Karajan was unquestionably a great Tchaikovsky conductor. Yet although he recorded the last three symphonies many times, he did not turn to the first three until the end of the 1970s, and then proved an outstanding advocate. In the Mendelssohnian opening movement of the First, the tempo may be brisk, but the music's full charm is displayed and the melancholy of the Andante is touchingly caught.
5 April 2008 marks the 100th anniversary of the birth of Herbert von Karajan, the legendary Austrian-born conductor who achieved a position of musical supremacy as director of the Berlin Philharmonic Orchestra that made him one of the most famous and celebrated conductors of the second half of the twentieth century. While the majority of his symphonic recordings were made for Deutsche Grammophon, von Karajan also recorded for Decca and EMI during the 1950s and 1960s. This set is reissued to mark this momentous anniversary and contains all of his orchestral recordings made with the Vienna Philharmonic for Decca during the late 1950s/early 1960s.
The Karajan Official Remastered Edition is a series of 13 box sets containing official remasterings of the finest recordings he made for EMI between 1946 and 1984. Karajan captures all the splendour, power and charm of the Russian repertoire in this 7-CD box, recorded almost entirely with the Philharmonia. Tchaikovsky, both symphonies and ballet music, takes pride of place beside Mussorgsky, Borodin, Balakirev, Stravinsky and Prokofiev. The great Bulgarian bass Boris Christoff performs an aria from Boris Godunov and the celebrated comic actor Peter Ustinov narrates Prokofiev’s Peter and the Wolf.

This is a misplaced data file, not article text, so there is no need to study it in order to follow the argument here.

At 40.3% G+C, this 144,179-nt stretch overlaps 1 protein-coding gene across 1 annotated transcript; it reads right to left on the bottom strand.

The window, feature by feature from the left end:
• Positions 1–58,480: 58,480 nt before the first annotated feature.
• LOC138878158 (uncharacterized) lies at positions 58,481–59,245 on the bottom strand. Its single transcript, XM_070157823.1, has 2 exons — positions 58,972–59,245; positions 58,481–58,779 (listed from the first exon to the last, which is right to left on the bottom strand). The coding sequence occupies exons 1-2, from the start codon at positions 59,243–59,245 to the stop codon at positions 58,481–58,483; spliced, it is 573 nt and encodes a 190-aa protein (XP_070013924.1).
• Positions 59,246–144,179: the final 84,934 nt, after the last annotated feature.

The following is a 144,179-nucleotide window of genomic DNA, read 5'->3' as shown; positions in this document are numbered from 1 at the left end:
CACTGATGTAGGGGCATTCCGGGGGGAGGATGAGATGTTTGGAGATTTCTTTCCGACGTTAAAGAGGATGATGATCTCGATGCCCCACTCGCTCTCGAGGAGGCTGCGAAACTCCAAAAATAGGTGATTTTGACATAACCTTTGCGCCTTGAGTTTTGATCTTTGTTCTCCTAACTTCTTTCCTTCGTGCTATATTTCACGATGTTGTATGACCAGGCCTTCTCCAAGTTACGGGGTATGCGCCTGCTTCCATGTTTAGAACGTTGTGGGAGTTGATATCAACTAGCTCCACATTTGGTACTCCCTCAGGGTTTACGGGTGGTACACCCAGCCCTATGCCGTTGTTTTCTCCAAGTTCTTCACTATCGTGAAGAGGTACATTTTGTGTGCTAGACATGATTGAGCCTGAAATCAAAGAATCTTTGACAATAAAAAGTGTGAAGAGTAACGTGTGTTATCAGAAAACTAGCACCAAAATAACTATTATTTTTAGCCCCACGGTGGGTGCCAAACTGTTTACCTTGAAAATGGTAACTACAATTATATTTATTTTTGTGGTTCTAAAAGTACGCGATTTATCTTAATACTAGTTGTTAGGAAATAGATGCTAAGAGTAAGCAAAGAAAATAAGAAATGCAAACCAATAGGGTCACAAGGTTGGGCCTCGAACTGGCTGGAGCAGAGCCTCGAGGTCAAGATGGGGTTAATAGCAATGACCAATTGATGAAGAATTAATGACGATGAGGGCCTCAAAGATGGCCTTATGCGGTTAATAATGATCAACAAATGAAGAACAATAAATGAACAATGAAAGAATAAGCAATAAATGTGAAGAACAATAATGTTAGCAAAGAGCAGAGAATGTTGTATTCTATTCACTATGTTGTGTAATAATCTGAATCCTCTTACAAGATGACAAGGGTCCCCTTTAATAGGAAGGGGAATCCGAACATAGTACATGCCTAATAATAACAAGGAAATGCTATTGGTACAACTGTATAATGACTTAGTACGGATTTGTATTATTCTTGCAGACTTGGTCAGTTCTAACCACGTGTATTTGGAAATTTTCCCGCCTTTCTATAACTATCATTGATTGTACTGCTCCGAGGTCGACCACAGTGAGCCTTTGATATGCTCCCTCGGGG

Without a doubt, most of Herbert von Karajan records (usually with Berliner Philharmoniker) stand out as finest among the rest. Not that he turned everything he touched into pure gold, but his recordings of orchestral works are very often peerless. And in slow compositions his abilities are even more applaudable, as he was able to feel the Adagio pieces to the smallest detail.
A veritable who's who of pieces & composers, the CDs Karajan Forever will hopefully live forever. Herbert VonKarajan was the conductor of the Berlin Philharmonic from 1955 until his demise in 1989. His vision & helmsmanship of this magnificent orchestra have literally changed the way a whole generation heard music.
The Karajan Official Remastered Edition comprises 13 box sets containing official remasterings of the finest recordings the Austrian conductor made for EMI between 1946 and 1984, which are now a jewel of the Warner Classics catalog. In the five symphonies and five tone poems in this collection, Karajan, with the Berliner Philharmoniker, explores its mysteries, unfolds its structures, and releases its exhilarating power.
To celebrate what would have been Herbert von Karajan's 100th birthday on April 5, 2008, EMI has gathered together all of the conductor's recordings for the label in two super-budget boxed sets. Volume 1 weighs in at an imposing 88 discs and focuses on orchestral repertoire (the second volume consists of vocal and operatic works). The first nine discs encompass Karajan's EMI Vienna Philharmonic sessions…
Karajan’s Deutsche Grammophon complete recordings is recorded on chronological order. From the “Magic Flute” overture of the 1938 recording used as first recording to the recording of the last in 1989, and the Symphony No.7 of Bruckner. There is no selling separately. It becomes ordering limited production.